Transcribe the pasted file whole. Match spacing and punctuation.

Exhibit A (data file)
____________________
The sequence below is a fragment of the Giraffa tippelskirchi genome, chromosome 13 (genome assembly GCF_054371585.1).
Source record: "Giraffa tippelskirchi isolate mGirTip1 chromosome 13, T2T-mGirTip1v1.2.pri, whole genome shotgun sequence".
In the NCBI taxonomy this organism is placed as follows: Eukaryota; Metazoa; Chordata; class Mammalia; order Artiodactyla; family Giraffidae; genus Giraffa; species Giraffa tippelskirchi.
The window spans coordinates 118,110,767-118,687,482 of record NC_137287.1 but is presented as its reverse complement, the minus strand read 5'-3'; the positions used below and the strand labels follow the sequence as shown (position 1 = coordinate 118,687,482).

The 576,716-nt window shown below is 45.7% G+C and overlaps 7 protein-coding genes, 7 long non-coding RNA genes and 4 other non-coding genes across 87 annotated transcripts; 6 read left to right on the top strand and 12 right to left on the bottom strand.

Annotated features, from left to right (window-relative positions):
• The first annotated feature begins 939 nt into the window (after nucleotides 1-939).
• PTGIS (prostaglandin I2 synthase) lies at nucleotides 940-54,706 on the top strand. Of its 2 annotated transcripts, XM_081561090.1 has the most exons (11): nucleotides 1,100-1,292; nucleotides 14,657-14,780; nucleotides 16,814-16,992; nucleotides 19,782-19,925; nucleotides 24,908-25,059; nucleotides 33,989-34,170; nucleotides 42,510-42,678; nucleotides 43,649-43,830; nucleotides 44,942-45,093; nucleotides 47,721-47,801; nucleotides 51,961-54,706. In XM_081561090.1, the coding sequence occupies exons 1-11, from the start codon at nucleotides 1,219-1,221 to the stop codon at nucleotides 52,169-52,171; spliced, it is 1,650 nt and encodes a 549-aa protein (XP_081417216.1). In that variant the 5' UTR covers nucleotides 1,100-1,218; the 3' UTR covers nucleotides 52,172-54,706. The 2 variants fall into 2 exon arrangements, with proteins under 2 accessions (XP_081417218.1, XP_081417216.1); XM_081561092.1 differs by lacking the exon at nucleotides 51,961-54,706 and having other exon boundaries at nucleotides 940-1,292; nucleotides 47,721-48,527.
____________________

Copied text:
The sequence below is a fragment of the Giraffa tippelskirchi genome, chromosome 13 (genome assembly GCF_054371585.1).
Source record: "Giraffa tippelskirchi isolate mGirTip1 chromosome 13, T2T-mGirTip1v1.2.pri, whole genome shotgun sequence".
In the NCBI taxonomy this organism is placed as follows: Eukaryota; Metazoa; Chordata; class Mammalia; order Artiodactyla; family Giraffidae; genus Giraffa; species Giraffa tippelskirchi.
The window spans coordinates 118,110,767-118,687,482 of record NC_137287.1 but is presented as its reverse complement, the minus strand read 5'-3'; the positions used below and the strand labels follow the sequence as shown (position 1 = coordinate 118,687,482).

The 576,716-nt window shown below is 45.7% G+C and overlaps 7 protein-coding genes, 7 long non-coding RNA genes and 4 other non-coding genes across 87 annotated transcripts; 6 read left to right on the top strand and 12 right to left on the bottom strand.

Annotated features, from left to right (window-relative positions):
• The first annotated feature begins 939 nt into the window (after nucleotides 1-939).
• PTGIS (prostaglandin I2 synthase) lies at nucleotides 940-54,706 on the top strand. Of its 2 annotated transcripts, XM_081561090.1 has the most exons (11): nucleotides 1,100-1,292; nucleotides 14,657-14,780; nucleotides 16,814-16,992; nucleotides 19,782-19,925; nucleotides 24,908-25,059; nucleotides 33,989-34,170; nucleotides 42,510-42,678; nucleotides 43,649-43,830; nucleotides 44,942-45,093; nucleotides 47,721-47,801; nucleotides 51,961-54,706. In XM_081561090.1, the coding sequence occupies exons 1-11, from the start codon at nucleotides 1,219-1,221 to the stop codon at nucleotides 52,169-52,171; spliced, it is 1,650 nt and encodes a 549-aa protein (XP_081417216.1). In that variant the 5' UTR covers nucleotides 1,100-1,218; the 3' UTR covers nucleotides 52,172-54,706. The 2 variants fall into 2 exon arrangements, with proteins under 2 accessions (XP_081417218.1, XP_081417216.1); XM_081561092.1 differs by lacking the exon at nucleotides 51,961-54,706 and having other exon boundaries at nucleotides 940-1,292; nucleotides 47,721-48,527.